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Employee Advocacy at Confluence of Marketing & HR

27th Sep 2017
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You might call this the age of the leaky silos. 

Data and technology are helping close the gap between the marketing and sales siloes, through closed loop analytics that measure impact across the complete customer lifecycle. Cross-team collaborations are building bridges between the marketing team and line-of-business subject matter experts, resulting in more compelling and relevant content. And employee advocacy is having a significant impact on many companies’ attractiveness as employers.

As silos break down and employees become more tuned in to helping build the image of their companies through social media, marketing teams are taking advantage of this opportunity to help – by making in-house brand ambassadorship easy, fun and rewarding.

As engaged workers share news about their companies and their work lives, they are giving potential job recruitment candidates a candid look at their corporate cultures – and that can go a long way toward attracting the right candidates as well as buyers.

Boosting Credibility as a Service Provider and Employer

Companies that start by encouraging their employees to become brand advocates are finding tangible benefits that extend well beyond traditional marketing metrics. The days of human resources departments trying to keep employees away from social media in order to maximize output are history.

“A few years ago we still ran into the argument of employees using time on social being counter-productive for their work, but this argument has faded due to the lack of evidence to back this claim,” says Roope Heinilä, the CEO of employee advocacy platform Smarp.

“Instead, making knowledge sharing and social interaction a part of the way a business operates has tremendous benefits. Also, to achieve these benefits, you only need a few minutes a day to check what’s new and relevant to your network and share this content.”

Take the case of Dallas-based TSP, a Texan IT services firm that’s been in business since 2003. Stepping into the void left when Honeywell eliminated the computer services support side of their offerings, TSP had a ready-made client base and saw fantastic growth in its early years, according to a profile recently published by Marketing Sherpa. 

In fact, they grew so quickly that, for the first dozen years, “we had zero marketing or brand presence,” explains Chris Skaggs, TSP’s senior director of talent and brand management. “It was kind of an internal joke around the company that we were the best kept tech secret around,” he said.  

As Skaggs tells it, everyone was wearing multiple hats daily. They didn’t need to be actively marketing on their social channels; in fact they were a bit reluctant to unleash the potential. “It was like, ‘What if we tell this story and it really resonates? Are we prepared to grow at that level?’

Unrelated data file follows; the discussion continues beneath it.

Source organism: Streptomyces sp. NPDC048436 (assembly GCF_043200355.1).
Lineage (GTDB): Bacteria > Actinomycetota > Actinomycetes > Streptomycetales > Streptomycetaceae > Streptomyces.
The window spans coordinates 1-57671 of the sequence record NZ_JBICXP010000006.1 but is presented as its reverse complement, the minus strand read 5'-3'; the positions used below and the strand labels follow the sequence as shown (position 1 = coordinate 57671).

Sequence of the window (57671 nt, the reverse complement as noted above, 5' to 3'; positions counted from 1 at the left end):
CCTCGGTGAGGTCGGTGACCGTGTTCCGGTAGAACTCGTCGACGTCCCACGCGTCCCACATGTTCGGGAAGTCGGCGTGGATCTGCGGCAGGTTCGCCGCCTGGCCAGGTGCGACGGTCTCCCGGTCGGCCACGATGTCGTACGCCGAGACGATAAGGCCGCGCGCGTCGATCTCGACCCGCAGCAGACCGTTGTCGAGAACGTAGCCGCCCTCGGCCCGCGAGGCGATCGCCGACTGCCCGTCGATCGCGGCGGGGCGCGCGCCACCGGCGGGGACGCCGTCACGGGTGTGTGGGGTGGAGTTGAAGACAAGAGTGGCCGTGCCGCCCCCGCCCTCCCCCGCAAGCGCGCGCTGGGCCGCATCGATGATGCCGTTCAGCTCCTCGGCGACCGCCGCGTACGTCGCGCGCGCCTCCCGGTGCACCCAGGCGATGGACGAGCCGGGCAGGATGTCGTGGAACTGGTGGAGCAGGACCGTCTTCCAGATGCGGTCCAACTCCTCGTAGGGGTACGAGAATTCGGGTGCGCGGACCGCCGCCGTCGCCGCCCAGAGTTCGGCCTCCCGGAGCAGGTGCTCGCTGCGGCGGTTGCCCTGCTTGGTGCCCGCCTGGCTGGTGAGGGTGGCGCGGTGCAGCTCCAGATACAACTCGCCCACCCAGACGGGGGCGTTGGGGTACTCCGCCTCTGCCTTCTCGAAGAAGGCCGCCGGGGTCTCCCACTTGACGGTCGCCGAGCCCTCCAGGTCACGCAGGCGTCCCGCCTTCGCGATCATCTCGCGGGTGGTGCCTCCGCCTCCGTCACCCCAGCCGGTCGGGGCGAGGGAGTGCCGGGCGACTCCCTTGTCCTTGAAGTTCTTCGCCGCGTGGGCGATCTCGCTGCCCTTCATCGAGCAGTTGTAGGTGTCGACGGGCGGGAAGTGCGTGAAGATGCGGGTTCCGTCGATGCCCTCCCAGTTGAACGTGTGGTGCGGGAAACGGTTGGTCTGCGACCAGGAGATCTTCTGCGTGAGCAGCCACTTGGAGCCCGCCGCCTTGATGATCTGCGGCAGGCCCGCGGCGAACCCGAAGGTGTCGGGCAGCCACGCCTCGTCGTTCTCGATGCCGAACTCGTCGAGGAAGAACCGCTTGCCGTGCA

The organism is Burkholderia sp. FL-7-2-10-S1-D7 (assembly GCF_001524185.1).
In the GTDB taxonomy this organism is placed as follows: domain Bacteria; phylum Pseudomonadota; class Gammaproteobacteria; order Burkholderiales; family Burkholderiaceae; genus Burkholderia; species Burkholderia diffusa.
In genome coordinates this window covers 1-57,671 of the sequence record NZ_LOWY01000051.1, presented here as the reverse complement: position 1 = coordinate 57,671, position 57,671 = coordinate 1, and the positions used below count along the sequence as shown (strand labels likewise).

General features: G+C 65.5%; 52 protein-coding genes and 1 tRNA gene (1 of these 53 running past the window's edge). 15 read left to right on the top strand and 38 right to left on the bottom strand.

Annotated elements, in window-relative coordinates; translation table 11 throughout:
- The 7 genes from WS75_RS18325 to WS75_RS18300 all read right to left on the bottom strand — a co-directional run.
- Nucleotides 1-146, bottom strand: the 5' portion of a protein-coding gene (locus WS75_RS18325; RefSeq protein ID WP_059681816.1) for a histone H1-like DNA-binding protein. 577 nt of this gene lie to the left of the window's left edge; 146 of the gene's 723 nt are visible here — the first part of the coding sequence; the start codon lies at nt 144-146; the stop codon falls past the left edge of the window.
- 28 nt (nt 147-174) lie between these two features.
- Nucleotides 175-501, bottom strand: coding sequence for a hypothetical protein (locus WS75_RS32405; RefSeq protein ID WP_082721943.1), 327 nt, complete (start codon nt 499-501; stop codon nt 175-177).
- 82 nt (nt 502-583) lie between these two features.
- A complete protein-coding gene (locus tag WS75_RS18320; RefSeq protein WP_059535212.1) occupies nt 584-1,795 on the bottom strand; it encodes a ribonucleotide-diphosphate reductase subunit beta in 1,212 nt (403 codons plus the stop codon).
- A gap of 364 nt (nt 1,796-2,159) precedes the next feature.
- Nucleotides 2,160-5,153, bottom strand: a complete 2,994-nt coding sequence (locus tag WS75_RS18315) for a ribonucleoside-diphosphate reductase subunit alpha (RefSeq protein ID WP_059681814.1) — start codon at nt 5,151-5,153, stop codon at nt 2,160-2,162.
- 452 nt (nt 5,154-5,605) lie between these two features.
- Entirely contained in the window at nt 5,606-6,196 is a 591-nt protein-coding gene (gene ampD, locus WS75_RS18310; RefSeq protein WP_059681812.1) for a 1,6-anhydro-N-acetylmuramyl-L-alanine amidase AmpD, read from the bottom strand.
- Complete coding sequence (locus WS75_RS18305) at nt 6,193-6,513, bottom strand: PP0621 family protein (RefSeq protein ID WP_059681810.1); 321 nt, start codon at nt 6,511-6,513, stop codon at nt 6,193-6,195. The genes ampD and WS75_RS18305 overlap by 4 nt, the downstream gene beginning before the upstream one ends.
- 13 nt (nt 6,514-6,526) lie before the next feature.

That all changed two years ago, when the company decided to step up and get truly strategic about their growth. They knew their employees were a significant asset to their brand – after all, their tagline is “our product is our people.” Leveraging that, they began creating marketing collateral and opening up social media channels, especially on LinkedIn. The result has been dramatic. Today they are up to with 8,500 followers on LI, with good engagement metrics to boot.

In the process, the company saw an unexpected – and eye-opening – result. Having their employees participate on social media helped them realize something that eventually became a cornerstone of their growth initiatives: Their strong corporate culture was at once a brand differentiator, a sales enablement tool and a competitive hiring advantage.

“We sell our people to our customers in terms of the kind of people we employ and the service they can expect,” Skaggs says. And thanks to employee advocacy, they also sell their people and their culture to potential candidates.

Amplifying Both Reach and Trust

Employee advocacy is such a powerful HR and sales tool because it significantly boosts a brand’s reach on social media in an age when organic engagement is increasingly hard to come by.

According to Smarp’s customer data, employee advocates have an average of 420 Facebook friends, 400 LinkedIn contacts and 360 Twitter followers. The potential reach – when you multiply the number of employees by the size of the networks – is huge.

Beyond reach, the impact goes toward building trust in your brand. According to the 2017 Edelman Trust Barometer, the general public is increasingly skeptical of traditional authority figures. In fact, they found that only 37% view a company’s CEO as a credible source. 

On the other hand, an average employee is two times more trusted than the CEO. Clearly, leveraging this kind of social influence can’t help but improve your recruiting outcomes. Career Arc’s Future of Recruiting Study 2017 found that current employees were the most trusted source of information for a company, and 91% believe social media will become even more important in hiring over the next five years. 

The Next Step in Employee Advocacy

As for TSP, the company has since expanded its brand ambassadorship to Twitter, Instagram and Facebook, and the results have been great. Organic follows shot up in 12 months by 51%, and Skaggs notes that company recruiters are reporting good name recognition in the industry among potential candidates, an important element in attracting top talent.

Those who embrace the removal of silos of today’s forward-leaning companies are poised to benefit the most from employee advocacy programs. And the success realized by those who do encourage advocacy continues to make the case for enlisting your best assets to help share your brand story.

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